11. I fly every month between Albany, NY and Chicago. For the past 6 months or so, I've received the TSA PreCheck on at least 6 flights, and on 2 occasions, each way! I have no idea why I've caught the brass ring so many times. I'm glad I saved the $100 I might have considered spending for Global Entry! BTW, I have two friends who have Global Entry; they fly 4-6 times a year to Europe, and they like it.

  12. Airline travel has become so unpleasant that anything you can do to reduce the hassle is worth doing. It seems that Global Entry is the way to go even for those of us who travel only occasionally out of the country, since they throw in TSA Pre-Check.

  13. I have been part of the Global Entry program and TSA Pre-Check for at least 4 years. I fly about 100,000 miles per year both domestically and internationally. Let me tell you, it is well worth the $100 (amortized to $20 a year) to go quickly through places like that customs disaster in Miami. While others are waiting in line for about 30 minutes at DFW to go through security, I breeze through in less than 30 seconds sometimes with TSA Pre-Check without having to take off my shoes, take my laptop out, or remove my belt.

    Of course there are occasional glitches, but for me, not many.

    Steve
    www.travelingprofessor.com

  14. Great article! The answer to the question of what proportion of passengers would be interested in paying for services to speed up processing is: approximately 17%. This figure will vary between airports, but looking forward, is set to grow. The growth of this "Efficiency Lover" sector will stem from an increase in global traveller proficiency. Traveller proficiency is directly related to a desire for processing speed, and an inverse desire for airport terminal engagement.
    More about Efficiency Lover passenger segment:
    http://inplaneterms.com/2013/05/20/segmentation-based-on-core-values/

  15. Despite having global entry, and being a frequent flyer membership with two major airlines that are signed up with the TSA for their 'pre-check' I am regularly subjected to full body scans and all of the rest of the security theatre that abounds in US airports. Plus the spotty nature of the system means that unless you travel to only major hubs, you have to expect to be delayed in wait lines.
    My favorite US experience: having id's checked by a very elderly security woman wearing eyeglasses that truly were as thick as bottle bottoms. I'm not certain if she could even see the writing on the id's, much less match faces to photos.

  16. In my experience, TSA precheck becomes a lot more valuable and useful if you (1) do whatever you can to not check baggage and (2) don't fly business or first class. You mentioned the first one and in my experience it is accurate to say that waiting at the carousel cancels a lot of the benefits out, but so does sitting near the front of the plane -- those passengers are more likely to get to the customs line first and thus have less of a wait time than those in coach who get off the plane later.

  17. Interestingly about TSA precheck in MSP, the line for precheck can be much longer than the line for the 'priority' security (i.e. first class and elite flyers). In those cases, I bypass precheck, as I can get through regular security pulling everything out and taking off my shoes faster than the people in the precheck line. As precheck popularity grows, unless there are more precheck lines, it is going to be a slower option.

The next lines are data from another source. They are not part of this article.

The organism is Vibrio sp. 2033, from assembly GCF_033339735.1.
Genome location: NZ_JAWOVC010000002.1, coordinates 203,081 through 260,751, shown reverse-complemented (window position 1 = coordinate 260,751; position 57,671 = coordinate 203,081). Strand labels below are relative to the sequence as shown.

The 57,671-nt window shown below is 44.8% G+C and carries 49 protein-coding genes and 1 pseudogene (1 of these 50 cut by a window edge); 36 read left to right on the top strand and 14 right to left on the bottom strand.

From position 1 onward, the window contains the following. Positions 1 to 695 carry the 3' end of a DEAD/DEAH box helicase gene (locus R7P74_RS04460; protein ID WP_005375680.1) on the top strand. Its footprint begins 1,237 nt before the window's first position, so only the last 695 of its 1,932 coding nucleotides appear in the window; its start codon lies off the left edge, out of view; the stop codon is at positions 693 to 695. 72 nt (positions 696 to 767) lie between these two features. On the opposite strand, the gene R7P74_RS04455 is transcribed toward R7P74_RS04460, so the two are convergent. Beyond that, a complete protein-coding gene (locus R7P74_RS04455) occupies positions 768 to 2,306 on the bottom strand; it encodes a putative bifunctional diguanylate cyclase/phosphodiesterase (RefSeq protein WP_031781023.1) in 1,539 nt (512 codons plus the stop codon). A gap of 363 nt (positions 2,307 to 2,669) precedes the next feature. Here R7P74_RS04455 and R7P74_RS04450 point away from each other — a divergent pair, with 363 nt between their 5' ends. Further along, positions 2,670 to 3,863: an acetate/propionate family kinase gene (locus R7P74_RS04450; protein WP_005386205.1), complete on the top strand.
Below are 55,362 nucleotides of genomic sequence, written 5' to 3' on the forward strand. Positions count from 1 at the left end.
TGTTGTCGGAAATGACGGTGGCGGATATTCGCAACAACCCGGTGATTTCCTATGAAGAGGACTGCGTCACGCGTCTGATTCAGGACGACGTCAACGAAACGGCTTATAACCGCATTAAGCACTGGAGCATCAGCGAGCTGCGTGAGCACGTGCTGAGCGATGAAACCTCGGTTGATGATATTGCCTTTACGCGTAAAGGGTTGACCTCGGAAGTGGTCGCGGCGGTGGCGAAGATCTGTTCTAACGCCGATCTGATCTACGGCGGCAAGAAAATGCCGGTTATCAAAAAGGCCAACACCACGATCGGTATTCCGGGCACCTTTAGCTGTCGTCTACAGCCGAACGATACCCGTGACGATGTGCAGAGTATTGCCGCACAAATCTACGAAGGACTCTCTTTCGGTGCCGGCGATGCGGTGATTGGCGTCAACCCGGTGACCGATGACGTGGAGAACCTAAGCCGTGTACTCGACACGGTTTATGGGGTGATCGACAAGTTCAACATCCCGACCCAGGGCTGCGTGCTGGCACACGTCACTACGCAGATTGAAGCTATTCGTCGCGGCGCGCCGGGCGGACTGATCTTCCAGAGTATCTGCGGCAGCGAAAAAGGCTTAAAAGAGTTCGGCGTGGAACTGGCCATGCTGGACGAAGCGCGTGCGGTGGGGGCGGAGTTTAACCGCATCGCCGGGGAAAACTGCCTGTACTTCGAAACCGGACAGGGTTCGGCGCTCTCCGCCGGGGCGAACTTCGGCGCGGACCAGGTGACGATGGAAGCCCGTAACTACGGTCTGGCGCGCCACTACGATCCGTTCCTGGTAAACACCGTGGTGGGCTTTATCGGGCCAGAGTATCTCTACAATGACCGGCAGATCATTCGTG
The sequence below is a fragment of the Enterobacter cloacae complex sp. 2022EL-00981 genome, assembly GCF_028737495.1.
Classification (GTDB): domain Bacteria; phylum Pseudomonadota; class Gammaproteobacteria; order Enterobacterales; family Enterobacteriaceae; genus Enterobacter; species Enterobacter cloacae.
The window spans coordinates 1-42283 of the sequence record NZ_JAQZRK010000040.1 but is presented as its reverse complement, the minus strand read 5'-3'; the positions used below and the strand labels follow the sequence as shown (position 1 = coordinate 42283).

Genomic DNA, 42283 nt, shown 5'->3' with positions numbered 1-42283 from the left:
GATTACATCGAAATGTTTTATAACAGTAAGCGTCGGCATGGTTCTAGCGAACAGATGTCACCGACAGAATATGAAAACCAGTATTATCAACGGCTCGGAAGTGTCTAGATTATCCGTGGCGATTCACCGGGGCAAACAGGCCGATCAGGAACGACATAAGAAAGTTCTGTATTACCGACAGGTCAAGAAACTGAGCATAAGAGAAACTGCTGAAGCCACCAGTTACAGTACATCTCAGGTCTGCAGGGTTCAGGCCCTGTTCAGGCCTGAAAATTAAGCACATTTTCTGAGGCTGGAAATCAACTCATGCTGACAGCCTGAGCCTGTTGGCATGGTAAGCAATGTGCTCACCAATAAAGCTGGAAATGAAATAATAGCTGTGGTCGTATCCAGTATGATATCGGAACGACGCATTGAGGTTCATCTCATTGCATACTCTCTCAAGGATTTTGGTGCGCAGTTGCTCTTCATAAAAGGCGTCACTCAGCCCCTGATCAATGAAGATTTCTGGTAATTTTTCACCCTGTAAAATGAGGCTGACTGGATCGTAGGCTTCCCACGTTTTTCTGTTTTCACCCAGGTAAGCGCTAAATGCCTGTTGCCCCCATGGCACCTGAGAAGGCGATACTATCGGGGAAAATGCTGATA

18. I've been using Global Entry for about a year and really appreciate it, but when calculating the cost/benefit, you should also consider adding in the time it takes to find the kiosks in certain airports, since they're not always clearly marked, nor are staff necessarily readily available to direct you to them. At JFK recently, I saw three people with Global Entry cards waiting in the regular line because they couldn't tell if there was a kiosk available.

  19. My husband and I, both retired and seasoned international travelers find the Global Entry system very helpful at our home airport, DFW, which often has lines as long as three hours. However, the pre-check doesn't work well for my husband with his two new hips -- he has to be scanned. As he's over 75, he can keep his shoes on no matter which line he takes. I, however, love the pre-check line.

  20. We have found Global Entry and PreCheck to be very helpful. Key is for name to match exactly between Global Entry, PreCheck and airlines including middle names or initials. Another benefit not noted in the article is that in addition to skipping longer passport control lines, once bags are in hand there is a separate line, at least at Dulles, to exit the baggage control area with the printed receipt from the kiosk as opposed to the longer lines collecting the paper Customs forms. Letting non-paying fliers use PreCheck is annoying.

  21. The exact name thing has been a real challenge for me. Airline keeps adding on my middle name to my first name so it's not matching.

  22. On my last flight I was randomly selcted for TSA PreCheck. It was a wonderful to skirt the long line at Tampa International. Not sure why I was chosen.